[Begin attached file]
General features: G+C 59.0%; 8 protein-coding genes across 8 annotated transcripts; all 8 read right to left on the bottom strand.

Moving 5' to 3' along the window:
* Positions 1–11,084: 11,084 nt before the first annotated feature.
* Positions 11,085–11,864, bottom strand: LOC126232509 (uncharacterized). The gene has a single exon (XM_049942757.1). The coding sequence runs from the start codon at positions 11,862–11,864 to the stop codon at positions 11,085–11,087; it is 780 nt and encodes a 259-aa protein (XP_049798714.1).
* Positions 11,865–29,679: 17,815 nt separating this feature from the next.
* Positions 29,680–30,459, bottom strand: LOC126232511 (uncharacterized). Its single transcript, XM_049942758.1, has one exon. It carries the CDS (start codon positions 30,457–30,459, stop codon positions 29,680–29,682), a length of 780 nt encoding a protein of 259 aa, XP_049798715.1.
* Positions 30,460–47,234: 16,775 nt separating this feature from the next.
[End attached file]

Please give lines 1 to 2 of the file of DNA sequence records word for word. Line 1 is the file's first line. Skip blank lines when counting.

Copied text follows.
General features: G+C 59.0%; 8 protein-coding genes across 8 annotated transcripts; all 8 read right to left on the bottom strand.

Moving 5' to 3' along the window: